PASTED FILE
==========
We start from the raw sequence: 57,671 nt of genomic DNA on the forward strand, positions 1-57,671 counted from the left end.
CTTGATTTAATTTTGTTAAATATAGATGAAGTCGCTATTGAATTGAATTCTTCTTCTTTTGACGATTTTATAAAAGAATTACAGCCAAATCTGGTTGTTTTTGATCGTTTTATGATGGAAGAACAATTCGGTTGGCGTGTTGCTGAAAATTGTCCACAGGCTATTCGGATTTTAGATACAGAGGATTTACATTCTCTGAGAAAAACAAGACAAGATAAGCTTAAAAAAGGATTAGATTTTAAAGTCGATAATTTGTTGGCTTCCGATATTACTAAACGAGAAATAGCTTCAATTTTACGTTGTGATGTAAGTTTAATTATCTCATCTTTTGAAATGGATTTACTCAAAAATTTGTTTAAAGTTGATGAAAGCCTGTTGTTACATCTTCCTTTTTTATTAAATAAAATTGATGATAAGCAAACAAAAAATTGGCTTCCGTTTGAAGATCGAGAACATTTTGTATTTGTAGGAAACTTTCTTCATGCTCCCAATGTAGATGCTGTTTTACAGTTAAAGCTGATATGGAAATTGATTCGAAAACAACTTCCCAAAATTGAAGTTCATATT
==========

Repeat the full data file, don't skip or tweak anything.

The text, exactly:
We start from the raw sequence: 57,671 nt of genomic DNA on the forward strand, positions 1-57,671 counted from the left end.
CTTGATTTAATTTTGTTAAATATAGATGAAGTCGCTATTGAATTGAATTCTTCTTCTTTTGACGATTTTATAAAAGAATTACAGCCAAATCTGGTTGTTTTTGATCGTTTTATGATGGAAGAACAATTCGGTTGGCGTGTTGCTGAAAATTGTCCACAGGCTATTCGGATTTTAGATACAGAGGATTTACATTCTCTGAGAAAAACAAGACAAGATAAGCTTAAAAAAGGATTAGATTTTAAAGTCGATAATTTGTTGGCTTCCGATATTACTAAACGAGAAATAGCTTCAATTTTACGTTGTGATGTAAGTTTAATTATCTCATCTTTTGAAATGGATTTACTCAAAAATTTGTTTAAAGTTGATGAAAGCCTGTTGTTACATCTTCCTTTTTTATTAAATAAAATTGATGATAAGCAAACAAAAAATTGGCTTCCGTTTGAAGATCGAGAACATTTTGTATTTGTAGGAAACTTTCTTCATGCTCCCAATGTAGATGCTGTTTTACAGTTAAAGCTGATATGGAAATTGATTCGAAAACAACTTCCCAAAATTGAAGTTCATATT